Has Stittsville outgrown its volunteer fire service?

After a fire destroyed a home and injured two firefighters in Stittsville earlier this week, some people are asking whether the fast-growing suburb has outgrown its volunteer fire service.

2 volunteer firefighters injured Monday when flames destroyed home in rapidly growing suburb

Major housing developments planned along Fernbank Road will put growing pressure on Stittsville's volunteer fire service. (Stu Mills/CBC)

After a fire destroyed a home and injured two firefighters in Stittsville earlier this week, some in the community are asking whether the fast-growing suburb has outgrown its volunteer fire service.

Crews were battling the two-alarm blaze at 24 Snowberry Way Monday when two volunteer firefighters fell through a collapsing floor.

One needed to be rescued from the building and was rushed to hospital, where he was put in an induced coma.

Ottawa Fire Services Chief Gerry Pingatore said Wednesday the more seriously injured firefighter was still in hospital but no longer requires tubes to breathe or eat.

Some were surprised to discover local volunteers, rather than full-time firefighters with the city's fire service, would be called in to battle such a serious blaze within Ottawa's city limits.

I certainly wouldn't want volunteer police.- John Stipetic, Stittsville resident

But the service's 2017 annual report shows that of the 1,537 active firefighters in Ottawa, 36.6 per cent — more than one-third — are volunteers. 

Only 26 of the city's 45 fire stations are staffed entirely by what the service calls "career" firefighters.

Three stations, on Iber Road and Cameron Harvey Drive in Kanata, and Charlemagne Boulevard in Orléans, are classified as "composite" stations, where volunteers are assigned to at least one vehicle.

The rest — 16 in all — are staffed entirely by volunteers. That includes Station 81, the nearest one to Monday's fire in Stittsville.

Station 81 on Stittsville Main Street is staffed entirely by volunteers. (Stu Mills/CBC)

Station 81 is staffed by between 25 and 30 volunteers who are typically trained over a two-year period. In return for their service, they receive a tax benefit and are paid an hourly rate while on active duty.

When they're not at the station, they use a special pager or an app on their phones to notify dispatch whether they're available to respond.

If they don't respond, or can't leave their day jobs to help answer a call, dispatchers can call full-time firefighters at other nearby stations.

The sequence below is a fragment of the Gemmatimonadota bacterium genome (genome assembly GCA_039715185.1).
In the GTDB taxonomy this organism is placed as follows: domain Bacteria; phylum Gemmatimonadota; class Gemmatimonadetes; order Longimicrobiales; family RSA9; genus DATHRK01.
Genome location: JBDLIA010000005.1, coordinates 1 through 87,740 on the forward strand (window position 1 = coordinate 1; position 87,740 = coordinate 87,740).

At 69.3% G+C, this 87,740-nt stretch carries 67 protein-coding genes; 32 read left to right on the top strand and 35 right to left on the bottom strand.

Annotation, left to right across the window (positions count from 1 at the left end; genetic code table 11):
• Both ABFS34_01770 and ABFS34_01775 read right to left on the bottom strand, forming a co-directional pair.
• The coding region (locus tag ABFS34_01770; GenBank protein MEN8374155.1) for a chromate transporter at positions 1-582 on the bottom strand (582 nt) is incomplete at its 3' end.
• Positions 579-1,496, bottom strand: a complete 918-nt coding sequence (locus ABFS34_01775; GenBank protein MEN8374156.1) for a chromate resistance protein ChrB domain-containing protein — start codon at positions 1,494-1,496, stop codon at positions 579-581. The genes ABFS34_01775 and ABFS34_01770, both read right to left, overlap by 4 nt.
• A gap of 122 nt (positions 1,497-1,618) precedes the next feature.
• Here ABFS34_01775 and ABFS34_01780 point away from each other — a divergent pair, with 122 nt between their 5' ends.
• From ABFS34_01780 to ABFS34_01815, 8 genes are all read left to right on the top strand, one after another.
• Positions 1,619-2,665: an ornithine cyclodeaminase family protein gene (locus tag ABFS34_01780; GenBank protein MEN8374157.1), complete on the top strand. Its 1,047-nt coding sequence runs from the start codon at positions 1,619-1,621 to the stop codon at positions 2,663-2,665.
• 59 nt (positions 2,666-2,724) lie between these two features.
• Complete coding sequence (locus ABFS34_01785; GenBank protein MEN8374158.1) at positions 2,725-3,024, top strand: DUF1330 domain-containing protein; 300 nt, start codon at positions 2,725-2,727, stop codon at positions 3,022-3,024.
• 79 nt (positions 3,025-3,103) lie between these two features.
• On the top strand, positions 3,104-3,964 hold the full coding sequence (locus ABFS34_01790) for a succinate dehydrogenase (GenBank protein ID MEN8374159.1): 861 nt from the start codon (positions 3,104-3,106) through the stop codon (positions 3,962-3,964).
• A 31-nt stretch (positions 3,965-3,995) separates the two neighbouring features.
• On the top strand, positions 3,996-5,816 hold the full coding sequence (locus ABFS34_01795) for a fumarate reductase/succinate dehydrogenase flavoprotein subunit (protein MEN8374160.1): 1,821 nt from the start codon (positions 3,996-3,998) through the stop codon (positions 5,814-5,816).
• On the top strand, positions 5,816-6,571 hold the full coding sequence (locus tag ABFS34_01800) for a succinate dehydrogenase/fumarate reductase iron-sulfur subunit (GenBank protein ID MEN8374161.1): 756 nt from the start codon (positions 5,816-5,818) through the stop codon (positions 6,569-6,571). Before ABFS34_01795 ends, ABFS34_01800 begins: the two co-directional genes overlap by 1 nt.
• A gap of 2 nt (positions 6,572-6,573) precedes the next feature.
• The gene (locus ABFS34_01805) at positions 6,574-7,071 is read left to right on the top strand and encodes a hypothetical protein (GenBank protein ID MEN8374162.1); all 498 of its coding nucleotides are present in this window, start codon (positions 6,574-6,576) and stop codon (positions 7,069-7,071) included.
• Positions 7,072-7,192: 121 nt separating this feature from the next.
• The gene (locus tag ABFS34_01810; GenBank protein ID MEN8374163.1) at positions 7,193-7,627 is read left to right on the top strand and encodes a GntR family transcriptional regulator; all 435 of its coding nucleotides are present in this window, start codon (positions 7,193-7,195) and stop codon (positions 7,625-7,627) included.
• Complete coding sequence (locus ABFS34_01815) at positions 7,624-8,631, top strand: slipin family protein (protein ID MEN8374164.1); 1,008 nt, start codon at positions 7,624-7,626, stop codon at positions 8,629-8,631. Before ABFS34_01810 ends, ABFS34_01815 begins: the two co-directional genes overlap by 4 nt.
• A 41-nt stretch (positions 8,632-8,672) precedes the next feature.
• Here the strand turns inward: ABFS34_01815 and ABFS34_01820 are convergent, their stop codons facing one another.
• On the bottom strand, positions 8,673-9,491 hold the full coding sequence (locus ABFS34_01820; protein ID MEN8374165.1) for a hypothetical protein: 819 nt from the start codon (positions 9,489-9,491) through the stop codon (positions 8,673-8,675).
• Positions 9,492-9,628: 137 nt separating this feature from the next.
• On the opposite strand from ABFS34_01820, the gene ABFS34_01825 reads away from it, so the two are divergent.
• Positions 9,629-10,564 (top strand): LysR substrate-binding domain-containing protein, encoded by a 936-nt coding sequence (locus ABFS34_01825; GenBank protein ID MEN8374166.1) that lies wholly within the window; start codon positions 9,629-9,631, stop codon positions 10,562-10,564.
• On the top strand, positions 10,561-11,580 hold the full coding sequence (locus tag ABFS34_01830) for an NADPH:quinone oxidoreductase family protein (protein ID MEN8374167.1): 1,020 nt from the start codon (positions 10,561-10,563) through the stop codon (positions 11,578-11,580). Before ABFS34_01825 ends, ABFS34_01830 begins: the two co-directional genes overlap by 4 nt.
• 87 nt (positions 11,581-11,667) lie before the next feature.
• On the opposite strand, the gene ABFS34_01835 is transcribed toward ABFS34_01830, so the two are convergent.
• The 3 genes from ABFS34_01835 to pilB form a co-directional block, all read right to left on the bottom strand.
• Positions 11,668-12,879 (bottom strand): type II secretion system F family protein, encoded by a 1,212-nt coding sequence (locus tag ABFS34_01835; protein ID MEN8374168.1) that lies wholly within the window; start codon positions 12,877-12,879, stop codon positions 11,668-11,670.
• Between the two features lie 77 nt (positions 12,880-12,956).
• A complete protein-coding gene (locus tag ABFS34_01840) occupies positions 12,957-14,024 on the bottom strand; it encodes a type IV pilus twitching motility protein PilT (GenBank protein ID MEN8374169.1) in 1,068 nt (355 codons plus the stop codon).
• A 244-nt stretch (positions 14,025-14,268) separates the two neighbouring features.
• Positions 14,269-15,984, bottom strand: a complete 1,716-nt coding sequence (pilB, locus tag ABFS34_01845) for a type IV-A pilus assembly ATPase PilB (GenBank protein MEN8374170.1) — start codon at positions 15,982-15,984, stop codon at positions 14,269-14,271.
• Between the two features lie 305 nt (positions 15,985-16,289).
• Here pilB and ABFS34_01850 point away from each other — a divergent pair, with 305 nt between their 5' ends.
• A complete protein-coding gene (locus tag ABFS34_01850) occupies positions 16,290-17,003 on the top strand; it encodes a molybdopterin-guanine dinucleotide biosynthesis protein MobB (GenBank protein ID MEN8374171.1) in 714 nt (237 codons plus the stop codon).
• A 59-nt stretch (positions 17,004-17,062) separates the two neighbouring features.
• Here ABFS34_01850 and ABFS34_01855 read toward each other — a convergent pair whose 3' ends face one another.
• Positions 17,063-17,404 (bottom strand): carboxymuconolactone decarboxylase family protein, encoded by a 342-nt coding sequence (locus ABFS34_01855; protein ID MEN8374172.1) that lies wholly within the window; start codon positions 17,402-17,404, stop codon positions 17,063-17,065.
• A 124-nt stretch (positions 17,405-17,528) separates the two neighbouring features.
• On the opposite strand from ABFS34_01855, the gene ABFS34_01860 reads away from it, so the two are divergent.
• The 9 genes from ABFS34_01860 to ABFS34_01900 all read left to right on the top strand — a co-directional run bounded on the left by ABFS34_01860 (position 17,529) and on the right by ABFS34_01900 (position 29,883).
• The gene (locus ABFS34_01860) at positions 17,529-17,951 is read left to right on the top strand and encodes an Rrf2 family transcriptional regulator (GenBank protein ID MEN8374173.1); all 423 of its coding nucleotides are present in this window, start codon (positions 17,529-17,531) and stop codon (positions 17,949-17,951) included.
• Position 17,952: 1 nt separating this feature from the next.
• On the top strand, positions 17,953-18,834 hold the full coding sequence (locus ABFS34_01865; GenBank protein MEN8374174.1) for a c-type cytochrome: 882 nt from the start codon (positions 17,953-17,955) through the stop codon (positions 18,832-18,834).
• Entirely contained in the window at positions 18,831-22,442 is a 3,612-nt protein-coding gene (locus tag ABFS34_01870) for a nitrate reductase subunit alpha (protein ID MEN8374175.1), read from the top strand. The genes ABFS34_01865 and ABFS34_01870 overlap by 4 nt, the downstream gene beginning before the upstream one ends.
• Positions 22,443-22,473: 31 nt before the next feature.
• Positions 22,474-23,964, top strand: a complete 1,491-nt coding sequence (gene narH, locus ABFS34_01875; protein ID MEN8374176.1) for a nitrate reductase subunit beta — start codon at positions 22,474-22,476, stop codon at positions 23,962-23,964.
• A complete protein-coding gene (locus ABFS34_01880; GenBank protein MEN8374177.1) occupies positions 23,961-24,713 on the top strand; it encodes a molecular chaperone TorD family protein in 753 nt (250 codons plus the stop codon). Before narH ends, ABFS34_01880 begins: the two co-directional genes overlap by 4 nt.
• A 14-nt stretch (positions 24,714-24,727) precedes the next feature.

Four firefighters are needed to adequately staff each vehicle, and the station keeps three trucks.

Kim Ayotte, deputy chief of the Ottawa Fire Services, said it's an effective system.

"I can tell you that in Ottawa, it works quite well," Ayotte said.

Deputy fire chief Kim Ayotte believes the current mix of professional and volunteer firefighters in the city 'works quite well.' (Stu Mills/CBC)

Population explosion

Stittsville's population is currently around 34,000, a number that's expected to double within the next 20 years.

Once a rural village, Stittsville is rapidly changing, and some residents believe the area's fire service should change as well.

"Why don't they have a regular fire service here?" demanded John Stipetic, who saw the fire trucks race to nearby Snowberry Way on Monday. "We don't live in a rural area, or an isolated area where there is no other option, or this is the best choice. This is part of the City of Ottawa."

Resident John Stipetic believes Stittsville deserves its own full-time fire service. (Stu Mills/CBC)

Stipetic said he only learned about the disparity a short time ago when a vehicle with a flashing green light raced past him on the road. He found out the dash-mounted strobe was issued to volunteers to use when responding to a call.

While he doesn't question the volunteers' bravery or commitment, Stipetic believes Stittsville deserves its own fully staffed fire service.

"I certainly wouldn't want volunteer police," Stipetic said.

Lower tax rate

But one of the reasons Stittsville has a volunteer fire service is that residents enjoy a lower tax rate to make up for some of the urban services they still lack, including fire.

There are currently no plans to replace the volunteers in Stittsville with career firefighters, despite the area's growth.

As far as I'm concerned, Stittsville is being fully protected.- Coun. Shad Qadri

Nor are there signs the volunteers are doing anything but an excellent job keeping the community safe.

According to the most recent audit of response times, conducted two years ago, Station 81 was one of the top-performing volunteer-staffed firehalls in the city.

The city councillor for the area, Shad Qadri, said he understands the anxiety that followed Monday's fire, but said he's pleased with the service the volunteers provide.

"As far as I'm concerned, Stittsville is being fully protected, even though parts of it are covered by the volunteer service," he said.

Stittsville's population of 34,000 is projected to more than double to 70,000 within 20 years. (Stu Mills/CBC)